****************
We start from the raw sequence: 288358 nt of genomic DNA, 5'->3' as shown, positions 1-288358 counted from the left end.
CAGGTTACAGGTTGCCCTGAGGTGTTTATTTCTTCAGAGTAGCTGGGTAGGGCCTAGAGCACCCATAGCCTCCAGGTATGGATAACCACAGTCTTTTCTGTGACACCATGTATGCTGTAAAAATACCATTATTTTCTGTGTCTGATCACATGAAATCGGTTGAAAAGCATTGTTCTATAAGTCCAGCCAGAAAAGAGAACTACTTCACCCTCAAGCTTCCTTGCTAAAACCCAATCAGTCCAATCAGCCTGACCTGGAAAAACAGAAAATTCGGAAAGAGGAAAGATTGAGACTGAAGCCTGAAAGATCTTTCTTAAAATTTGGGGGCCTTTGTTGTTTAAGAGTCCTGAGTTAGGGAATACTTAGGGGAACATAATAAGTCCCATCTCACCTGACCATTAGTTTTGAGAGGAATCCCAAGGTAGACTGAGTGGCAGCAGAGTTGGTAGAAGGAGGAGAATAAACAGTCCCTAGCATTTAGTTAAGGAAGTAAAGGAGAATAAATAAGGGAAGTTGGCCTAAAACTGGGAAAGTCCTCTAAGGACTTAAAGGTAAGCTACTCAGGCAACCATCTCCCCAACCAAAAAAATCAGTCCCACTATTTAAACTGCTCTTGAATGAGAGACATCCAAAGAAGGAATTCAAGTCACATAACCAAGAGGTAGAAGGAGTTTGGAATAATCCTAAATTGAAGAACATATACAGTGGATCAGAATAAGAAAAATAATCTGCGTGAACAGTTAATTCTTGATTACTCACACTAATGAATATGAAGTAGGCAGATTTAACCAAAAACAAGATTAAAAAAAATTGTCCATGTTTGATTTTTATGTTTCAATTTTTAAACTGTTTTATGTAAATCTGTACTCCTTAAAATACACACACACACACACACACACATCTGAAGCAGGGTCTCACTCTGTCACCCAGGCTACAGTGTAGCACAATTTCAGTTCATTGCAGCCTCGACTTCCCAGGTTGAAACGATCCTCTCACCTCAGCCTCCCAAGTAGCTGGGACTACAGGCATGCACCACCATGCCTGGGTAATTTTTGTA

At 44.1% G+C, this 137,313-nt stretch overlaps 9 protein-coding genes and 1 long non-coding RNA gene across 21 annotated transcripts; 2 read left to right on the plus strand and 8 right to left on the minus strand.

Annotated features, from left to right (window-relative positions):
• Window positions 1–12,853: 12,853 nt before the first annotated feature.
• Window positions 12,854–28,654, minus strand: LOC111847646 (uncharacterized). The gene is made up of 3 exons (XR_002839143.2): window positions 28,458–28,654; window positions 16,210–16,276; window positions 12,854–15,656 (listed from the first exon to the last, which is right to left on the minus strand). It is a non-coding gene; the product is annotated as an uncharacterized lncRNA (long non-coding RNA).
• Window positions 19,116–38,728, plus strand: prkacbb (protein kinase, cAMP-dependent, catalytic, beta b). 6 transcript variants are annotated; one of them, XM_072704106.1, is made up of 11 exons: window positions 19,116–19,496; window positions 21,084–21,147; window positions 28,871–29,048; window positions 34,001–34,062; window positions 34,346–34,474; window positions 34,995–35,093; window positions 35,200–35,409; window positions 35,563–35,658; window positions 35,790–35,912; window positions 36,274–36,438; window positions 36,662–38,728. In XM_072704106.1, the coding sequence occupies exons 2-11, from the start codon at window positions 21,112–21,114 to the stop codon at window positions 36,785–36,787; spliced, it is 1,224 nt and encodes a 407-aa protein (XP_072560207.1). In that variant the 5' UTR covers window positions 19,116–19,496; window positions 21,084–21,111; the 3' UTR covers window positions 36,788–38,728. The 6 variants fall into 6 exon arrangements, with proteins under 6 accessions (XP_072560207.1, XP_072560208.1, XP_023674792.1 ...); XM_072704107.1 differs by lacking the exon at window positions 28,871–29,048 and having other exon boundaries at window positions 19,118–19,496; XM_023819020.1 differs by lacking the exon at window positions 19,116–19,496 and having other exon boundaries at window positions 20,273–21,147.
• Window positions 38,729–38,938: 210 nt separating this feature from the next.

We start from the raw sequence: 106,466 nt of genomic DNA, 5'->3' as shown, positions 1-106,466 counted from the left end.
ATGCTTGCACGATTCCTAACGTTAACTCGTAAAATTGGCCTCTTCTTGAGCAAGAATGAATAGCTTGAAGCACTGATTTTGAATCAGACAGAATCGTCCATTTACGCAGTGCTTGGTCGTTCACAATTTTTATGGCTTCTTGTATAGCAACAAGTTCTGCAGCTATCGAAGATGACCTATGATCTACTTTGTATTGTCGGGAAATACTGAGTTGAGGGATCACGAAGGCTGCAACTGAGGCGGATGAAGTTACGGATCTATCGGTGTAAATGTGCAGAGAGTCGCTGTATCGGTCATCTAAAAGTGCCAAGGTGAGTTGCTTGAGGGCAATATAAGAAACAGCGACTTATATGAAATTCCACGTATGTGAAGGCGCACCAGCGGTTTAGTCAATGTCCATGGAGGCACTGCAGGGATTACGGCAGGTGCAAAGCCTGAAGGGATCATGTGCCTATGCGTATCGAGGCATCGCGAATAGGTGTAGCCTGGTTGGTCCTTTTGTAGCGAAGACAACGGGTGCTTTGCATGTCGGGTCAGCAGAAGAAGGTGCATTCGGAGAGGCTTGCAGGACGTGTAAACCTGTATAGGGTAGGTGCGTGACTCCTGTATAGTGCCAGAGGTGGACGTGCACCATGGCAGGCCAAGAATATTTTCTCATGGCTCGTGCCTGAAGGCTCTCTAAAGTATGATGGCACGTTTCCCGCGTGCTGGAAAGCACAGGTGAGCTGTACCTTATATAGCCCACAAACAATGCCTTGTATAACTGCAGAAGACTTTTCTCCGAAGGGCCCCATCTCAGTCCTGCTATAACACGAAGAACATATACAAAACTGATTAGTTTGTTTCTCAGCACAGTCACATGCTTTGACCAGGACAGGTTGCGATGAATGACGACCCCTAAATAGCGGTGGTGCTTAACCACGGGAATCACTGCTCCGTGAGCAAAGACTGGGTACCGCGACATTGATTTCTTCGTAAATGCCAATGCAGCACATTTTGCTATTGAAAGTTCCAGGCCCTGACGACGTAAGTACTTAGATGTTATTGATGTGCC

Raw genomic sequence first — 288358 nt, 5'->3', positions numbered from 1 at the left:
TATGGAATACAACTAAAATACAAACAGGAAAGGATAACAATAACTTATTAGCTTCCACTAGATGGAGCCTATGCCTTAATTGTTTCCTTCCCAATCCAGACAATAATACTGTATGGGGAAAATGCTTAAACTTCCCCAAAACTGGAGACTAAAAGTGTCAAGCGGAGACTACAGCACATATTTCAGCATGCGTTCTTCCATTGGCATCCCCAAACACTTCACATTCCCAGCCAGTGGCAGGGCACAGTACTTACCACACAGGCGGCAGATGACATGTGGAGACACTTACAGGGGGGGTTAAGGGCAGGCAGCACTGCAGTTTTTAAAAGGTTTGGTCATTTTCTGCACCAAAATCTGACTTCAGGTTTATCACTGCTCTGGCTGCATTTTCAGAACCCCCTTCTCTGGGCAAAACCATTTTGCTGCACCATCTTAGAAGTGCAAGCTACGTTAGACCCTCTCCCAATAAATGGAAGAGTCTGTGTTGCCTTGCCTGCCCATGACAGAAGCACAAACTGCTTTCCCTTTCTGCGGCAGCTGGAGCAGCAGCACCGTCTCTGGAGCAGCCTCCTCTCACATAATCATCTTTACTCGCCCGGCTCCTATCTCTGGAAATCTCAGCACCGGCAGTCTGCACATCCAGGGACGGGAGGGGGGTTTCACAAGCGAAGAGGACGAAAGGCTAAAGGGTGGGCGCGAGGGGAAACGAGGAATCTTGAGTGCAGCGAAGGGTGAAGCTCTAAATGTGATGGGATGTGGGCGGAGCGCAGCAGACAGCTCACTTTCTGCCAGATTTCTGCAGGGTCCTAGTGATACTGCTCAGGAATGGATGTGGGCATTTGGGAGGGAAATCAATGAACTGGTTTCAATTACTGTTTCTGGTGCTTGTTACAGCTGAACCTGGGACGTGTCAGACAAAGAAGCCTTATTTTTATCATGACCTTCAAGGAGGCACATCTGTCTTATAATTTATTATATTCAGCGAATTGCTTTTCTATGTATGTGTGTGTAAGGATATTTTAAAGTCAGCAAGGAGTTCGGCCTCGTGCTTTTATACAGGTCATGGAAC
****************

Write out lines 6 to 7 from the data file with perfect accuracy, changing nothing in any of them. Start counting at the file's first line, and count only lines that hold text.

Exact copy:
• Window positions 12,854–28,654, minus strand: LOC111847646 (uncharacterized). The gene is made up of 3 exons (XR_002839143.2): window positions 28,458–28,654; window positions 16,210–16,276; window positions 12,854–15,656 (listed from the first exon to the last, which is right to left on the minus strand). It is a non-coding gene; the product is annotated as an uncharacterized lncRNA (long non-coding RNA).
• Window positions 19,116–38,728, plus strand: prkacbb (protein kinase, cAMP-dependent, catalytic, beta b). 6 transcript variants are annotated; one of them, XM_072704106.1, is made up of 11 exons: window positions 19,116–19,496; window positions 21,084–21,147; window positions 28,871–29,048; window positions 34,001–34,062; window positions 34,346–34,474; window positions 34,995–35,093; window positions 35,200–35,409; window positions 35,563–35,658; window positions 35,790–35,912; window positions 36,274–36,438; window positions 36,662–38,728. In XM_072704106.1, the coding sequence occupies exons 2-11, from the start codon at window positions 21,112–21,114 to the stop codon at window positions 36,785–36,787; spliced, it is 1,224 nt and encodes a 407-aa protein (XP_072560207.1). In that variant the 5' UTR covers window positions 19,116–19,496; window positions 21,084–21,111; the 3' UTR covers window positions 36,788–38,728. The 6 variants fall into 6 exon arrangements, with proteins under 6 accessions (XP_072560207.1, XP_072560208.1, XP_023674792.1 ...); XM_072704107.1 differs by lacking the exon at window positions 28,871–29,048 and having other exon boundaries at window positions 19,118–19,496; XM_023819020.1 differs by lacking the exon at window positions 19,116–19,496 and having other exon boundaries at window positions 20,273–21,147.